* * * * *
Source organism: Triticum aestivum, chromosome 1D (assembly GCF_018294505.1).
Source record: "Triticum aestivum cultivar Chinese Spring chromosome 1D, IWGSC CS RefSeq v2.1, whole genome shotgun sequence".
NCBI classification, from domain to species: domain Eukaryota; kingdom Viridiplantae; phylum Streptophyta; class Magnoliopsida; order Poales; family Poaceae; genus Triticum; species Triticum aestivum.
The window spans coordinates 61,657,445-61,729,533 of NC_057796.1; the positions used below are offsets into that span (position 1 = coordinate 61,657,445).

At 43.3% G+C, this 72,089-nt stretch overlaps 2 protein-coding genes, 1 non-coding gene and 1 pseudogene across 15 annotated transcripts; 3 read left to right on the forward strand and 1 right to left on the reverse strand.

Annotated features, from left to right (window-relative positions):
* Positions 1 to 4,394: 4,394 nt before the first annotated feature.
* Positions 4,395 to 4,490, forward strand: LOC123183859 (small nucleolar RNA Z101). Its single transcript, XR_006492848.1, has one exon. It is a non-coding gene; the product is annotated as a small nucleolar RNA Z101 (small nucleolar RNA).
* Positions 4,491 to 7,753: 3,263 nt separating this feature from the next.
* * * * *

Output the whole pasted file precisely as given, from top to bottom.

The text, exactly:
Source organism: Triticum aestivum, chromosome 1D (assembly GCF_018294505.1).
Source record: "Triticum aestivum cultivar Chinese Spring chromosome 1D, IWGSC CS RefSeq v2.1, whole genome shotgun sequence".
NCBI classification, from domain to species: domain Eukaryota; kingdom Viridiplantae; phylum Streptophyta; class Magnoliopsida; order Poales; family Poaceae; genus Triticum; species Triticum aestivum.
The window spans coordinates 61,657,445-61,729,533 of NC_057796.1; the positions used below are offsets into that span (position 1 = coordinate 61,657,445).

At 43.3% G+C, this 72,089-nt stretch overlaps 2 protein-coding genes, 1 non-coding gene and 1 pseudogene across 15 annotated transcripts; 3 read left to right on the forward strand and 1 right to left on the reverse strand.

Annotated features, from left to right (window-relative positions):
* Positions 1 to 4,394: 4,394 nt before the first annotated feature.
* Positions 4,395 to 4,490, forward strand: LOC123183859 (small nucleolar RNA Z101). Its single transcript, XR_006492848.1, has one exon. It is a non-coding gene; the product is annotated as a small nucleolar RNA Z101 (small nucleolar RNA).
* Positions 4,491 to 7,753: 3,263 nt separating this feature from the next.